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Towards Engineering Hormone-Binding Globulins as Drug Delivery Agents

DOI: 10.1371/journal.pone.0113402 DOI Help
PMID: 25426859 PMID Help

Authors: Wee Lee Chan (Department of Haematology, University of Cambridge) , Aiwu Zhou (Key Laboratory of Cell Differentiation and Apoptosis of Ministry of Education of China, Shanghai Jiao Tong University, School of Medicine) , Randy Read (Department of Haematology, University of Cambridge)
Co-authored by industrial partner: No

Type: Journal Paper
Journal: Plos One , VOL 9 (11)

State: Published (Approved)
Published: November 2014
Diamond Proposal Number(s): 6641

Open Access Open Access

Abstract: The treatment of many diseases such as cancer requires the use of drugs that can cause severe side effects. Off-target toxicity can often be reduced simply by directing the drugs specifically to sites of diseases. Amidst increasingly sophisticated methods of targeted drug delivery, we observed that Nature has already evolved elegant means of sending biological molecules to where they are needed. One such example is corticosteroid binding globulin (CBG), the major carrier of the anti-inflammatory hormone, cortisol. Targeted release of cortisol is triggered by cleavage of CBG's reactive centre loop by elastase, a protease released by neutrophils in inflamed tissues. This work aimed to establish the feasibility of exploiting this mechanism to carry therapeutic agents to defined locations. The reactive centre loop of CBG was altered with site-directed mutagenesis to favour cleavage by other proteases, to alter the sites at which it would release its cargo. Mutagenesis succeeded in making CBG a substrate for either prostate specific antigen (PSA), a prostate-specific serine protease, or thrombin, a key protease in the blood coagulation cascade. PSA is conspicuously overproduced in prostatic hyperplasia and is, therefore, a good way of targeting hyperplastic prostate tissues. Thrombin is released during clotting and consequently is ideal for conferring specificity to thrombotic sites. Using fluorescence-based titration assays, we also showed that CBG can be engineered to bind a new compound, thyroxine-6-carboxyfluorescein, instead of its physiological ligand, cortisol, thereby demonstrating that it is possible to tailor the hormone binding site to deliver a therapeutic drug. In addition, we proved that the efficiency with which CBG releases bound ligand can be increased by introducing some well-placed mutations. This proof-of-concept study has raised the prospect of a novel means of targeted drug delivery, using the serpin conformational change to combat the problem of off-target effects in the treatment of diseases.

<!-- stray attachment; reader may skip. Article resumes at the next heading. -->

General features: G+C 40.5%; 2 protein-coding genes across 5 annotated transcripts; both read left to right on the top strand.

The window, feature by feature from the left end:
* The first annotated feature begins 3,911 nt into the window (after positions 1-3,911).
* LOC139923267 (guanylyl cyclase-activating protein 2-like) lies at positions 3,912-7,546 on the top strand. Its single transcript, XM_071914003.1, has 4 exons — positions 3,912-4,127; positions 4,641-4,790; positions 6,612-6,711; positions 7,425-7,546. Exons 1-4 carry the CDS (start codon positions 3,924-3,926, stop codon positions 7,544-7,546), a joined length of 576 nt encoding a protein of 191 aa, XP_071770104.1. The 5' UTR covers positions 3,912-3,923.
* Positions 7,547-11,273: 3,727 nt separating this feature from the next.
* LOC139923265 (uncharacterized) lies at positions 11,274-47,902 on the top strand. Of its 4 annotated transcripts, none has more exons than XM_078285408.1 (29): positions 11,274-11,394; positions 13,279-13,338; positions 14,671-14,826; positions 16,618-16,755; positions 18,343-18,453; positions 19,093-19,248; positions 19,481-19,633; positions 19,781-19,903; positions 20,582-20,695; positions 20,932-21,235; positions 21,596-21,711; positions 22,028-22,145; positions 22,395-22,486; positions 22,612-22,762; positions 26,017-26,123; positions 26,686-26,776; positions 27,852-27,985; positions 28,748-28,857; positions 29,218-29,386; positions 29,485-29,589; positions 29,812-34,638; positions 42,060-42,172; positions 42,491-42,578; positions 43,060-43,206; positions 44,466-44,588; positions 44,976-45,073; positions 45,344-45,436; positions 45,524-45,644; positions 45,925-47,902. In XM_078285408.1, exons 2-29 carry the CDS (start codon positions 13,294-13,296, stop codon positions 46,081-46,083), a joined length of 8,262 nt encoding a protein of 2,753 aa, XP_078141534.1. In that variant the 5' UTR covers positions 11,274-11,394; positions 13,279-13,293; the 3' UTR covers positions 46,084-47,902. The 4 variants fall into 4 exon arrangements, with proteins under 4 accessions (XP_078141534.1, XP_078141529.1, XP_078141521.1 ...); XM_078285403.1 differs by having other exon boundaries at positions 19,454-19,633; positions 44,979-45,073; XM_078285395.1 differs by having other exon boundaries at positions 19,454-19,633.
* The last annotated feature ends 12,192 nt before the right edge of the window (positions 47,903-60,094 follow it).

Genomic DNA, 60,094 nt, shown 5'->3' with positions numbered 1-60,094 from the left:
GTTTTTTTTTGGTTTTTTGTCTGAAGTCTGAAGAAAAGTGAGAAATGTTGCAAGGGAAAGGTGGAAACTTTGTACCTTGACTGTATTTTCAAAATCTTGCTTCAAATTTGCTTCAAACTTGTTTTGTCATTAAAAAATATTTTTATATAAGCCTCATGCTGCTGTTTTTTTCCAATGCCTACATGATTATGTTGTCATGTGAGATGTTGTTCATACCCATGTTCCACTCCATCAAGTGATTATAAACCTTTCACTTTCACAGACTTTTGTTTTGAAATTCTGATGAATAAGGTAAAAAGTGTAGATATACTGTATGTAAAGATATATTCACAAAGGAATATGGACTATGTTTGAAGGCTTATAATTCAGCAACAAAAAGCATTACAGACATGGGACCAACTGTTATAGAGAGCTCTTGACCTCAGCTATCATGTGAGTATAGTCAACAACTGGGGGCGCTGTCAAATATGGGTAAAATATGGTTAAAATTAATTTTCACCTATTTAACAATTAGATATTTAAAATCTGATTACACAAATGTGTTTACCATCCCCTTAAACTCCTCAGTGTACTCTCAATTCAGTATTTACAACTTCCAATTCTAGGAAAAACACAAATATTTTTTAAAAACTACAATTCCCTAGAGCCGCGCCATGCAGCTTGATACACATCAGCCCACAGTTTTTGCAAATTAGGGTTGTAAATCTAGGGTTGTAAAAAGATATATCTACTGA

Subject Areas: Biology and Bio-materials, Medicine


Instruments: I03-Macromolecular Crystallography

Documents:
journal.pone.0113402.pdf